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When using Java LinkedList how do you find out the element's next or previous relationships?

I mean, in a regular linked list I would do something like this:

Node node1 = new Node();
Node node2 = new Node();
LinkedList list = new LinkedList();

//then my node1 will know who it's next is:
assertEquals(node2, node1.next());

where Node is my own container for data/object.

But in Java's LinkedList, the data does not seem to be modified. So how do I actually find out who the "next" (or "previous" in the case of doubly-linked lists) element is?

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What would happen if I went list.add(node1); list.add(node1);? –  Anon. Feb 7 '11 at 23:24
Java's LinkedList is a bit of a misleading misnomer for people who've learned about "linked list". It's not the only misleading or, at least, poorly named thing in Java ("Concurrent modification exception" comes to mind too). But of course you can expect comments from Java-kool'aid drinkers that believe that everything the Java gods created is perfect to explain you why LinkedList is really a comp-sci linked list and why I'm stupid and all ;) –  SyntaxT3rr0r Feb 8 '11 at 0:05
There's a lot of bad and terrible things in Java, but both LinkedList and CME are quite OK. Unless you want to name it like ListImplementedAsDoubleLinkedList and YouOrSomebodyElseHadModifiedYourCollectionInTheMeantime, I don't know how to name it. That's said, I agree that a better name would be nice, I just can't find any. –  maaartinus Feb 8 '11 at 1:24

5 Answers 5

up vote 10 down vote accepted

You can't. LinkedList is just an implementation of List and offers about nothing more. You'd need to make your own.

For node1.next() you'd need a reference from node1 to the List. Actually, you'd need multiple references, since node1 may be there multiple times. Moreover, it may be contained in multiple Lists.

Maybe you can use ListIterator for this.

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That is rather sad, as I was hoping for a "linked list" implementation. Oh well, I'm going to roll my own. –  drozzy Feb 7 '11 at 23:37
@drozzy - alternatively, take a second look at what you are doing and see if you can implement it better if you don't think in terms of next and prev pointers. –  Stephen C Feb 8 '11 at 1:01
I wish, but I am implementing a Range Tree, which requires a doubly-linked list of it's leaves. –  drozzy Feb 8 '11 at 1:43
@drozzy Wouldn't Guava's RangeMap do? –  maaartinus Sep 9 '14 at 1:02

I don't know what Node class you're using, but LinkedList<T> has its own internal node class, which you don't get access to. Calling add will add a value to the list - you can't explicitly insert a node holding a value, or access the nodes themselves in any other way. Yes, that can be a pain sometimes.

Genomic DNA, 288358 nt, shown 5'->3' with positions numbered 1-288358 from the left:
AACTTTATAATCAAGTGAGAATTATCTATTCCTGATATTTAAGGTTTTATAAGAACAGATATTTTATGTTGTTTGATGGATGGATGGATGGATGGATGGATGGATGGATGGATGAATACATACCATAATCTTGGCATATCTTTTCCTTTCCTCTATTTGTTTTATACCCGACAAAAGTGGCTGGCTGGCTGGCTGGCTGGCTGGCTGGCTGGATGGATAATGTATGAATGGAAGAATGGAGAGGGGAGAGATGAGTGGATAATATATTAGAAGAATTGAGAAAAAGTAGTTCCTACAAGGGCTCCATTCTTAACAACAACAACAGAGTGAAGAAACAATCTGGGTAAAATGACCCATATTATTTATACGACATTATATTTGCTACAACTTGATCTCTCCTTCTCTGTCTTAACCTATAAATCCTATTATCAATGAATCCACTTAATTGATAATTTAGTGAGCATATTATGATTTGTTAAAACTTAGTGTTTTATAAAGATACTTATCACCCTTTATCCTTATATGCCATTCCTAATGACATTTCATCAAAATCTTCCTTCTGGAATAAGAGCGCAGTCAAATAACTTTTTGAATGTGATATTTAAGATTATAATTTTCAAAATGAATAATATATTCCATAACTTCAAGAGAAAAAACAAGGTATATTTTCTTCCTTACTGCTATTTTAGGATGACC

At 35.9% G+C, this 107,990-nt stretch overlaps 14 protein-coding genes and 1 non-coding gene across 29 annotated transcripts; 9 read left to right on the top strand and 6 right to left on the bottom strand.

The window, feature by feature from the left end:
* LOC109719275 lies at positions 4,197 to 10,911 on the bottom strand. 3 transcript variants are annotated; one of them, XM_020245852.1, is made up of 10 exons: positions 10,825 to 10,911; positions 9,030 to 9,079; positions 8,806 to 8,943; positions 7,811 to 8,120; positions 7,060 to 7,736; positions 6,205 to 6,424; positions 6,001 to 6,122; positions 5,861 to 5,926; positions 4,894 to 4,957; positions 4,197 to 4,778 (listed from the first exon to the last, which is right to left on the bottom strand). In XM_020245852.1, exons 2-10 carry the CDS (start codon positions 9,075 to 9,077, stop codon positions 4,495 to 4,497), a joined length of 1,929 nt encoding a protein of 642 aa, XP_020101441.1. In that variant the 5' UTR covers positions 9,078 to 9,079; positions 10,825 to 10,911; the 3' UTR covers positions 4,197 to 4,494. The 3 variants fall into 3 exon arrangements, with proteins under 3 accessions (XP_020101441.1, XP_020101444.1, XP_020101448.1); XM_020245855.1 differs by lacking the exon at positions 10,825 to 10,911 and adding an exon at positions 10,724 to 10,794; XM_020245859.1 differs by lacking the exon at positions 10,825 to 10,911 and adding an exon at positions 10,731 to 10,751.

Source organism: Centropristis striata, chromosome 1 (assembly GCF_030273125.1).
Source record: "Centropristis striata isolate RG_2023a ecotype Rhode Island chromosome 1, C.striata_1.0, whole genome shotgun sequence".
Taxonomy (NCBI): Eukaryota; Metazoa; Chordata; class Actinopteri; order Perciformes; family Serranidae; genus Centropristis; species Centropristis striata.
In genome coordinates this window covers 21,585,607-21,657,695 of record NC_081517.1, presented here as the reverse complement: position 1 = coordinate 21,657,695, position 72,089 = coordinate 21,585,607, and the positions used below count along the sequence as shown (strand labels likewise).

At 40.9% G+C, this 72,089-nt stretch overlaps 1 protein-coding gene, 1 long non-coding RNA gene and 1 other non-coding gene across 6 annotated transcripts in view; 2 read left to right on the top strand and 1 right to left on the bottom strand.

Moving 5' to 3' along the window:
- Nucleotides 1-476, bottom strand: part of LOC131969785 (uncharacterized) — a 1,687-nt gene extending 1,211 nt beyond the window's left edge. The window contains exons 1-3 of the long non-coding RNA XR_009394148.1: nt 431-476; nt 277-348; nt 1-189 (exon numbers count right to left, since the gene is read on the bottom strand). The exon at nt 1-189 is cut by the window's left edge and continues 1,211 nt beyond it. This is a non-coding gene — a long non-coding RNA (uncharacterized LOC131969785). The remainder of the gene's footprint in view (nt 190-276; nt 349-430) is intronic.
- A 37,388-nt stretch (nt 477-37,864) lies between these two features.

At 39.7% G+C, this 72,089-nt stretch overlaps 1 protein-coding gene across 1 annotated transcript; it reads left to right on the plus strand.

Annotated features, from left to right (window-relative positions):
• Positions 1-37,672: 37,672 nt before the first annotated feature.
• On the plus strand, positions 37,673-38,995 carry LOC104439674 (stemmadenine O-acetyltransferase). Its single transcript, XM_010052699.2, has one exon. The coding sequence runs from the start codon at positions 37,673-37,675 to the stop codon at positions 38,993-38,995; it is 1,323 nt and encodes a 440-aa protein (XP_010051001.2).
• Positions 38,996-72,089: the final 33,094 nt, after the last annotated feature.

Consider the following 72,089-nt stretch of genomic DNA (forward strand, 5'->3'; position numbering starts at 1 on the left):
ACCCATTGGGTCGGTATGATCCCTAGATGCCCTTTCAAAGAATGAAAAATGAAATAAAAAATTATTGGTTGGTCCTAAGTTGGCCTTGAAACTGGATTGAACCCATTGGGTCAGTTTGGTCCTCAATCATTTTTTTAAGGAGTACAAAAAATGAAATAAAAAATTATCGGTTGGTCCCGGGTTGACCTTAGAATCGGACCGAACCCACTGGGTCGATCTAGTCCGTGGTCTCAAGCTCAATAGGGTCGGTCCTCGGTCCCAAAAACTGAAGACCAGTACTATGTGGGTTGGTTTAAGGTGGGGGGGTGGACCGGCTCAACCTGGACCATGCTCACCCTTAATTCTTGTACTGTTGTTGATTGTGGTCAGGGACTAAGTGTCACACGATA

If you need a linked list with a public encapsulation of the node as well, you'll need to find a different implementation or roll your own.

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Sorry, Node was my own imaginary container for the data. I would say java's LinkedList is not suitable for me in this case. –  drozzy Feb 7 '11 at 23:38

Best Solution: Make your own next and last Links when constructing an new List Item Object:

Just have a lastInserted Object somewhere more globally

public MyLinkedListItem(){
    if(lastInserted != null){
        lastInserted.next = this;
        this.last = lastInserted;
    lastInserted = this;
share|improve this answer

The "linked" part of the LinkedList class name only refers to its implementation. The interface does not expose explicit methods to do what you want.

LinkedList implements the Collection (and List) interface, so given an index i of an element in the list list, you can get previous and next elements with list.get(i-1) and list.get(i+1), respectively. For a LinkedList, the implementation of these methods are quite slow. If you do a lot of prev/next operation, consider to implement your list or to use an ArrayList instead.

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Yeah, so much for the "linked" list. –  drozzy Feb 7 '11 at 23:36

I have to disagree with the accepted answer. You can as long as you have the head element. Once you lose reference to the first element by deleting and not returning the next element or insert an element before the first element and not return it, you will not be able to do your searches.

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This makes no sense to me. Let the first element be "f", find what comes next after the element "e". –  maaartinus May 18 '14 at 16:39

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